Compressing column-oriented indexes

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Column-oriented databases have become fashionable following the work of Stonebraker et al. In the data warehousing industry, the terms "column oriented" and "column store" have become necessary marketing buzzwords. One of the benefits of column-oriented indexes is good compression through run-length encoding (RLE). This type of compression is particularly benefitial since it simultaneously reduce the volume of data and the necessary computations. However, the efficiency of the compression depends on the order of the rows in the table and this is even more important with larger tables. Finding the best row ordering is NP hard. We compare some heuristics for this problem including variations on the lexicographical order, Gray codes, and Hilbert space-filling curves.

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Compressing column-oriented indexes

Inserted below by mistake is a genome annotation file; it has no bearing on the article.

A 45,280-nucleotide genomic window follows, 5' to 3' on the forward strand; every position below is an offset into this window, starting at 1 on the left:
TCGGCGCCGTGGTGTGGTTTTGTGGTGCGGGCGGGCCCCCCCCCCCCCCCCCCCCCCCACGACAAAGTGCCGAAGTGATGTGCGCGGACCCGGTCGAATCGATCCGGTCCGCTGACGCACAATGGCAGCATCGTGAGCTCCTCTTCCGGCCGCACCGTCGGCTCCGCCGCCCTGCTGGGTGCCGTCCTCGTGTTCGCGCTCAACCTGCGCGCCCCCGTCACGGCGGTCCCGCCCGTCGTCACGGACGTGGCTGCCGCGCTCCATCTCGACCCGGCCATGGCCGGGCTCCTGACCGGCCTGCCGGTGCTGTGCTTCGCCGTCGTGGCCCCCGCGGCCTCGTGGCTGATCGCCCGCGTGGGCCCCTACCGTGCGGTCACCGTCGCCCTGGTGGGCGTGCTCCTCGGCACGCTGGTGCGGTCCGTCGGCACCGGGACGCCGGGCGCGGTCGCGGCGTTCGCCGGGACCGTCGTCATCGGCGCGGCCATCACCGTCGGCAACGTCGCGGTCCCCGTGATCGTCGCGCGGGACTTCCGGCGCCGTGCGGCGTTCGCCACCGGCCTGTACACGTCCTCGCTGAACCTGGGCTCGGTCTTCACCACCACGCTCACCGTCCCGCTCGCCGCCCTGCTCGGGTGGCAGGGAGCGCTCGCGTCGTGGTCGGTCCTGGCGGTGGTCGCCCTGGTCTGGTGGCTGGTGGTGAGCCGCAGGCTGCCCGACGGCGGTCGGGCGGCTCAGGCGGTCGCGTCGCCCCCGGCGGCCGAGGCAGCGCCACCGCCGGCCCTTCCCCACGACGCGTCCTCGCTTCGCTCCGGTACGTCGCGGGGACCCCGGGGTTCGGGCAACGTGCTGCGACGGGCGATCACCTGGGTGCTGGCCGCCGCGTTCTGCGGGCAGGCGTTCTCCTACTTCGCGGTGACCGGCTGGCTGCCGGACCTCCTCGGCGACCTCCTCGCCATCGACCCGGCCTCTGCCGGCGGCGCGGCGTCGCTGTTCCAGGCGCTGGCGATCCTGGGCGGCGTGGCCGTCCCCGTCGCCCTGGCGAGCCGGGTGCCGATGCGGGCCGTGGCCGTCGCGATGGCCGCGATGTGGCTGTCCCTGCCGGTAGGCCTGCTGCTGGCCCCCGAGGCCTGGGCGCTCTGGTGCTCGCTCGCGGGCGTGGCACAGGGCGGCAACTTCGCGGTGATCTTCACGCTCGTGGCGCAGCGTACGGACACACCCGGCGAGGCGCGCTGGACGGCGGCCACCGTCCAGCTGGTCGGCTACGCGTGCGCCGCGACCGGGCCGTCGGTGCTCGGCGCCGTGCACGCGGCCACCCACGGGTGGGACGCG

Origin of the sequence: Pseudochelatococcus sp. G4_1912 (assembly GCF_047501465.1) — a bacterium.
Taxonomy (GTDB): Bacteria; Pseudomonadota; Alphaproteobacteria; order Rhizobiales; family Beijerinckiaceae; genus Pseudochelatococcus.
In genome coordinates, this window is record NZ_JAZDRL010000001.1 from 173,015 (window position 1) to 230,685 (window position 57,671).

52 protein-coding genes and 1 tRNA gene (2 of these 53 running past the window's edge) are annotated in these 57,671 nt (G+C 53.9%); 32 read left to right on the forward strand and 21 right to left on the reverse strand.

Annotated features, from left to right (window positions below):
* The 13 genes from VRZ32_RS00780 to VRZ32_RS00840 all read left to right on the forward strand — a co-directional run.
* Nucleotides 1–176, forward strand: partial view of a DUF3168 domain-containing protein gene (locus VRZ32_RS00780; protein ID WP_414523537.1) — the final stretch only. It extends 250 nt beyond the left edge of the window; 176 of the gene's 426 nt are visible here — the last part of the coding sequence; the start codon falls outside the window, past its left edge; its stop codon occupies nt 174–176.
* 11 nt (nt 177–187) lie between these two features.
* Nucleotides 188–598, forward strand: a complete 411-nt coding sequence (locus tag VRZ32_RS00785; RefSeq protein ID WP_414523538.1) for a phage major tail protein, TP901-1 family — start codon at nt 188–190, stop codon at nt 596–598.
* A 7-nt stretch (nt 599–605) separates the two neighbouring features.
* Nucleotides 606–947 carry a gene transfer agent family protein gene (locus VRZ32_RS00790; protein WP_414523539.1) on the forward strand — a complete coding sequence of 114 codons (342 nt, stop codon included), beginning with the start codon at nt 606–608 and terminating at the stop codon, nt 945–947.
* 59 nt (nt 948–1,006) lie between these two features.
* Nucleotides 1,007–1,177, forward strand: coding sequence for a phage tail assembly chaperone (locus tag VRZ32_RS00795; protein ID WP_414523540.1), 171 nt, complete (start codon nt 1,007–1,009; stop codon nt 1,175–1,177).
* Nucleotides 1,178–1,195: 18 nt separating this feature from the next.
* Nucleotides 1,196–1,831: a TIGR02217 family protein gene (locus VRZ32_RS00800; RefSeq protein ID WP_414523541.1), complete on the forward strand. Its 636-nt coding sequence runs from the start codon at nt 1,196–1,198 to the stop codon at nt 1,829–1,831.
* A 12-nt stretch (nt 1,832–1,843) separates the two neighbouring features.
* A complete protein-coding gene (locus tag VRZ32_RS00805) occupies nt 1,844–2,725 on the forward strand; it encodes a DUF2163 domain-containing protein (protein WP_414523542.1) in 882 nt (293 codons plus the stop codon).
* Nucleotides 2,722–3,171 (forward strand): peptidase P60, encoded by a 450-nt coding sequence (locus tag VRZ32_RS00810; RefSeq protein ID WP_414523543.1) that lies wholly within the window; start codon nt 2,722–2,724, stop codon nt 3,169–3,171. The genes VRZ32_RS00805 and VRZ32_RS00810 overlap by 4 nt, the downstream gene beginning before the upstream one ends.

1. 1. Compressing column-oriented indexes Daniel Lemire http://www.professeurs.uqam.ca/pages/lemire.daniel.htm blog: http://www.daniel-lemire.com/ Joint work with Owen Kaser (UNB) and Kamel Aouiche (post-doc). November 19, 2009 Daniel Lemire Compressing column-oriented indexes
  2. 2. Row Stores name, date, age, sex, salary name, date, age, sex, salary name, date, age, sex, salary Dominant paradigm name, date, age, sex, salary Transactional: Quick append and delete name, date, age, sex, salary Daniel Lemire Compressing column-oriented indexes
  3. 3. Column Stores Goes back to StatCan in the seventies [Turner et al., 1979] Made fashionable again in Data name date age sex salary Warehousing by Stonebraker [Stonebraker et al., 2005] New: Oracle Exadata hybrid columnar compression Favors run-length encoding (compression) Daniel Lemire Compressing column-oriented indexes
  4. 4. Main column-oriented indexes (1) Bitmap indexes [O’Neil, 1989] (2) Projection indexes [O’Neil and Quass, 1997] Both are compressible. Daniel Lemire Compressing column-oriented indexes